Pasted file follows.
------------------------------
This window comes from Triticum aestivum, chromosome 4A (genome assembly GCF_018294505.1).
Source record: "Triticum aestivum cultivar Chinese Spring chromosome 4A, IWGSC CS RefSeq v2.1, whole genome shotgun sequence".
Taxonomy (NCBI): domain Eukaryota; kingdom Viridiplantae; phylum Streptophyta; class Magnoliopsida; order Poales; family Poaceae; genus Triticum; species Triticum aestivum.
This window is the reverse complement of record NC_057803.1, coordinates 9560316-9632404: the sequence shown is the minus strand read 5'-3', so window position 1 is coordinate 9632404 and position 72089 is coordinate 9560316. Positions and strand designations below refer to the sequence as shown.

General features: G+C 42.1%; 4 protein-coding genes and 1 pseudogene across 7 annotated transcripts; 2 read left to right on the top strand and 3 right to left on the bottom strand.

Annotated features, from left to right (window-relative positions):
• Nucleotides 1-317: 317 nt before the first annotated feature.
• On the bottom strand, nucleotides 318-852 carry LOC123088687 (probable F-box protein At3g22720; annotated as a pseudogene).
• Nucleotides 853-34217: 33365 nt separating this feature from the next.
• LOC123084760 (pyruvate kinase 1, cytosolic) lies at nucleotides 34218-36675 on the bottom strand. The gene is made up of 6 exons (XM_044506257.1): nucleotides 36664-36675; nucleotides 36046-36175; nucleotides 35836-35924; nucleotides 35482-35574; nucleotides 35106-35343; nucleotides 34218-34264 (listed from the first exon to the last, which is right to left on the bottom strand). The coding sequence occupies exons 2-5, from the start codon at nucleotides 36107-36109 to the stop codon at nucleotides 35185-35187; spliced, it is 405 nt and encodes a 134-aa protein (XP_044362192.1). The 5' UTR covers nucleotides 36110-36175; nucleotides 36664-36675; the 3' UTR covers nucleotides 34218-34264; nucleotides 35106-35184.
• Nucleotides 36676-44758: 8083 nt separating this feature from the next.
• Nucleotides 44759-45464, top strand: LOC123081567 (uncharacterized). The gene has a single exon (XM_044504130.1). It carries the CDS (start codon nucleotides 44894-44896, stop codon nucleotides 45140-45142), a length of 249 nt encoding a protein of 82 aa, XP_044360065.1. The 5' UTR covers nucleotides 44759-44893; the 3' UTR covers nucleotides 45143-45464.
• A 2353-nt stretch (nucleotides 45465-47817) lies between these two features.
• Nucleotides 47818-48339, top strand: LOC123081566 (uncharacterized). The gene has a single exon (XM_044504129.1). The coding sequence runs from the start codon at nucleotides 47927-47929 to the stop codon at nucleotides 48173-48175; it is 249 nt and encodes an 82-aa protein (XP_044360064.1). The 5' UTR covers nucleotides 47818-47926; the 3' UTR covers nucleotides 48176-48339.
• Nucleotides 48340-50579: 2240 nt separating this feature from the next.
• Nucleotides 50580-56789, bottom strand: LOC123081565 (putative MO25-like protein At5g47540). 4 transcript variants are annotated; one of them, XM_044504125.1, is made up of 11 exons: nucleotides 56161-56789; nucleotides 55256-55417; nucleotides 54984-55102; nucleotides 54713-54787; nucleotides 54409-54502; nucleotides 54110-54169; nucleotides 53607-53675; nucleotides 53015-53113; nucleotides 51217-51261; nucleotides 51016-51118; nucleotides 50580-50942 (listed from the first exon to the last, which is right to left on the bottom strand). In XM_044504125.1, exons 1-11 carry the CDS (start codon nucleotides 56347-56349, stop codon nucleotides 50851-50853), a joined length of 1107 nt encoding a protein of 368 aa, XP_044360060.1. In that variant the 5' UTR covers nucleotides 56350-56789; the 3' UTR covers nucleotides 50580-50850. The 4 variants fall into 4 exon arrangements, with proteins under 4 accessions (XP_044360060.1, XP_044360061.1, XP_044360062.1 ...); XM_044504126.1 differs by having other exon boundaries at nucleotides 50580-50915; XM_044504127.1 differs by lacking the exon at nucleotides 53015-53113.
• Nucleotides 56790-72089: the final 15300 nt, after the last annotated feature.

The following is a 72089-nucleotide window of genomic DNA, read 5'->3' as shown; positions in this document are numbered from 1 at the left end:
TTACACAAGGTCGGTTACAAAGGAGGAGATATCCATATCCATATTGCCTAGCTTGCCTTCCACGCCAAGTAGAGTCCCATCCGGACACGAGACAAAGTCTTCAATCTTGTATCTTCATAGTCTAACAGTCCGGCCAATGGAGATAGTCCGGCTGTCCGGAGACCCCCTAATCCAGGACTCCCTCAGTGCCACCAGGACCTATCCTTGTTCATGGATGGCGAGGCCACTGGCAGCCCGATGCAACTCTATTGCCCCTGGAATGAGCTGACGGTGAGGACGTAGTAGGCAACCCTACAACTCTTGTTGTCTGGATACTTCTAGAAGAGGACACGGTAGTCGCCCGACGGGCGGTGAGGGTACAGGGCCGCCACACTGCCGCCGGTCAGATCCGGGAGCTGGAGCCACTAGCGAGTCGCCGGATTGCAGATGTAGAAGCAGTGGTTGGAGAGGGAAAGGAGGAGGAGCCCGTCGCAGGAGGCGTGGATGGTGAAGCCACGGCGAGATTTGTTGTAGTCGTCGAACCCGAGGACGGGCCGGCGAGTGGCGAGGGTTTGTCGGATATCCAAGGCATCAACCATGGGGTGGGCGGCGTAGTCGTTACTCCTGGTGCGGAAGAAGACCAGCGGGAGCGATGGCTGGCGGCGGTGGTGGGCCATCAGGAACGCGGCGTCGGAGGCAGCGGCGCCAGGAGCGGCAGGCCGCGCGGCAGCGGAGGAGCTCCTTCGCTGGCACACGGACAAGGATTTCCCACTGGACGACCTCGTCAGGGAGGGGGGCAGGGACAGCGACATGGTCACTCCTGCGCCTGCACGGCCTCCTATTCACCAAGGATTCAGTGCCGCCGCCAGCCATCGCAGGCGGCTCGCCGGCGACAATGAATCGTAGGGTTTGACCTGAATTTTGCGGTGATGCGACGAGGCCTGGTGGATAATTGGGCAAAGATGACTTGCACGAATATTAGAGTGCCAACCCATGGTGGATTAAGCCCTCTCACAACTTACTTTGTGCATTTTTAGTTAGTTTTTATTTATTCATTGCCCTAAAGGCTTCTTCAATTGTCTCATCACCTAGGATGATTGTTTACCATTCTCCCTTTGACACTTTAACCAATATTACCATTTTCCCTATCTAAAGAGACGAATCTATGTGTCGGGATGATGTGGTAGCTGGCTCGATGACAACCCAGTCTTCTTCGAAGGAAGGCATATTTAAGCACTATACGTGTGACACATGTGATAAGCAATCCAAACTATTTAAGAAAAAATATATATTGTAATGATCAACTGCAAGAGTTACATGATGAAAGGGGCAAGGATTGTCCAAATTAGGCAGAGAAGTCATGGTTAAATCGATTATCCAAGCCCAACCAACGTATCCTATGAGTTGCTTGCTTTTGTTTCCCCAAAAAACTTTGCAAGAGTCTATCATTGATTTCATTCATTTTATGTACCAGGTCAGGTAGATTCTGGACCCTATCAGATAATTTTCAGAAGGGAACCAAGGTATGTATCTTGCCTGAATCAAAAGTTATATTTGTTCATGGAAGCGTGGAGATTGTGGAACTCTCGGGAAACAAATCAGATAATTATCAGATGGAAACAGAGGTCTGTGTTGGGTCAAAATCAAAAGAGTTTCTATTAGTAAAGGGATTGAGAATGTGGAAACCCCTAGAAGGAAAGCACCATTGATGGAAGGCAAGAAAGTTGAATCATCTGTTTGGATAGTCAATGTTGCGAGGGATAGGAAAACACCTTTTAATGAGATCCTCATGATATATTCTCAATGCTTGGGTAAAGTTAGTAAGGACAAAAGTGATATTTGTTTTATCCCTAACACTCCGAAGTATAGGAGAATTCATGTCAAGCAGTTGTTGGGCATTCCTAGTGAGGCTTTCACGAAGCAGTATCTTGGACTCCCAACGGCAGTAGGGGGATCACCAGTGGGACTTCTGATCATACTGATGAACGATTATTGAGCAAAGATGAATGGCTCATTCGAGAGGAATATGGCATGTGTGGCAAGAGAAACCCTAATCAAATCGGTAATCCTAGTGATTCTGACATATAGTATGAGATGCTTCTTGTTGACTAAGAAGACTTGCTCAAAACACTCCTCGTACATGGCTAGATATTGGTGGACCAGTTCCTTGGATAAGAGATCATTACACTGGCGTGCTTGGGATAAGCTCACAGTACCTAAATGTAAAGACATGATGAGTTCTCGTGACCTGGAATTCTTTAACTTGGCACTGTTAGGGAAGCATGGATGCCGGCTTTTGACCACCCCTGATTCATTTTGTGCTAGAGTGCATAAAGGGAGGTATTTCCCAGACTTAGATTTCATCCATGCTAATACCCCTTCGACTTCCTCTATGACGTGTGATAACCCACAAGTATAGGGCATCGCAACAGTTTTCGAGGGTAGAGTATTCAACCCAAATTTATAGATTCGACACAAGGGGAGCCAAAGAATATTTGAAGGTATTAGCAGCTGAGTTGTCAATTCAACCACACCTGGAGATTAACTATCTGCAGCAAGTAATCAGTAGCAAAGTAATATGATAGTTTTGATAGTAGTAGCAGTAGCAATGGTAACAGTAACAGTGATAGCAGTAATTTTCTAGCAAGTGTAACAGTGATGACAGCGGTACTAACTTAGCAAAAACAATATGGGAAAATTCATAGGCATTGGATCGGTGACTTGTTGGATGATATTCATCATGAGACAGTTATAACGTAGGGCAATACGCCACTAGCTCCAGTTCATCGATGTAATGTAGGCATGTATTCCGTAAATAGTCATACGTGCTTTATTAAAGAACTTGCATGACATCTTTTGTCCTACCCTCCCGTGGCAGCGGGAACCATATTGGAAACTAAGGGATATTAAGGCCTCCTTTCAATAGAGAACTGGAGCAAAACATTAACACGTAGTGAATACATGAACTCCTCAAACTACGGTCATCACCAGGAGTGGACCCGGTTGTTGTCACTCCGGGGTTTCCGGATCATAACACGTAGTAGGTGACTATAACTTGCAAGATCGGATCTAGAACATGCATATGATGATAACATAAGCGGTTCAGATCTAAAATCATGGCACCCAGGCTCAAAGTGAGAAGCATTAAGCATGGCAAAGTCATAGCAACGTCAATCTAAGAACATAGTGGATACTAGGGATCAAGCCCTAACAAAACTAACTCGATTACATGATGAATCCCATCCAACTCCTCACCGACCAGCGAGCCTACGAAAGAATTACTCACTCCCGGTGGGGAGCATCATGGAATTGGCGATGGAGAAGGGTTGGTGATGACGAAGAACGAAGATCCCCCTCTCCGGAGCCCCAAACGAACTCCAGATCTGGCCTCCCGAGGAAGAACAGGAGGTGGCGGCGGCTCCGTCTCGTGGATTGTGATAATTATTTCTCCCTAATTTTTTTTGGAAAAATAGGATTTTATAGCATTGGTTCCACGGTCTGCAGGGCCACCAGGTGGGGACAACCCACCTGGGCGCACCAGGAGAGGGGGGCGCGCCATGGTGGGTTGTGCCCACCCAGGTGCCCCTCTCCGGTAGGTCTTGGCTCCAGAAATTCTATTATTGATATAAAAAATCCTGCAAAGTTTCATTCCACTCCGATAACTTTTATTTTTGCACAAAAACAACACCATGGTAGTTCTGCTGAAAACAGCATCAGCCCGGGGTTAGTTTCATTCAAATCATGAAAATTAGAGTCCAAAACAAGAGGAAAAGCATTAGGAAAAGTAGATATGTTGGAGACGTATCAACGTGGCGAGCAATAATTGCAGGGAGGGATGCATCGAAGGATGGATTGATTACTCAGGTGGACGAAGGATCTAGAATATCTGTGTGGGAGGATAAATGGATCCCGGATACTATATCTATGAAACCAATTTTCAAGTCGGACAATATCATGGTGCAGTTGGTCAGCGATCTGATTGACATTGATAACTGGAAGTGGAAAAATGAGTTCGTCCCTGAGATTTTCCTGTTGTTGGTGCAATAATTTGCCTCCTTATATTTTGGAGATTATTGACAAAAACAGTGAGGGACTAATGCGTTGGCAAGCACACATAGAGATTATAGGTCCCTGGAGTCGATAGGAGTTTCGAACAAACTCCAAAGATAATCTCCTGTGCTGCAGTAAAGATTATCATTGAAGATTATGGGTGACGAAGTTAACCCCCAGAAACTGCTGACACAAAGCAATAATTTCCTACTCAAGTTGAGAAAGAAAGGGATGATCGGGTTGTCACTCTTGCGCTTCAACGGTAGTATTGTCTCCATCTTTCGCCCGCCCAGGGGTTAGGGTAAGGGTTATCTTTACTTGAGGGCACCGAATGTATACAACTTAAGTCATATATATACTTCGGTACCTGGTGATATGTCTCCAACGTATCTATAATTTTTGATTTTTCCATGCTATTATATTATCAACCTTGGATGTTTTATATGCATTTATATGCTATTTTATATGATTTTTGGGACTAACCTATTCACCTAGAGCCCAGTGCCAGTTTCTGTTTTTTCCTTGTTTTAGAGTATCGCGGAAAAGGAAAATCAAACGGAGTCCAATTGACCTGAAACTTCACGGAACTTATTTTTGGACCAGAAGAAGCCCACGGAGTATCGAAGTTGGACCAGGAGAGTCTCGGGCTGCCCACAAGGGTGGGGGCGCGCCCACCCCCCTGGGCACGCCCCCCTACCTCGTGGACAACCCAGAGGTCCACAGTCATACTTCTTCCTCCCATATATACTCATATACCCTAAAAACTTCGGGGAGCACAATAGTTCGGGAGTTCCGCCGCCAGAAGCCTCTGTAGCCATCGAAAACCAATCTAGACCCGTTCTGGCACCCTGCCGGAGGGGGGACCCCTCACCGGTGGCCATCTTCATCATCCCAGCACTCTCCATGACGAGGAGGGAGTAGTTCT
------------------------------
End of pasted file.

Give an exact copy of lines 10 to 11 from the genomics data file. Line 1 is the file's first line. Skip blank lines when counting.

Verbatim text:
• LOC123084760 (pyruvate kinase 1, cytosolic) lies at nucleotides 34218-36675 on the bottom strand. The gene is made up of 6 exons (XM_044506257.1): nucleotides 36664-36675; nucleotides 36046-36175; nucleotides 35836-35924; nucleotides 35482-35574; nucleotides 35106-35343; nucleotides 34218-34264 (listed from the first exon to the last, which is right to left on the bottom strand). The coding sequence occupies exons 2-5, from the start codon at nucleotides 36107-36109 to the stop codon at nucleotides 35185-35187; spliced, it is 405 nt and encodes a 134-aa protein (XP_044362192.1). The 5' UTR covers nucleotides 36110-36175; nucleotides 36664-36675; the 3' UTR covers nucleotides 34218-34264; nucleotides 35106-35184.
• Nucleotides 36676-44758: 8083 nt separating this feature from the next.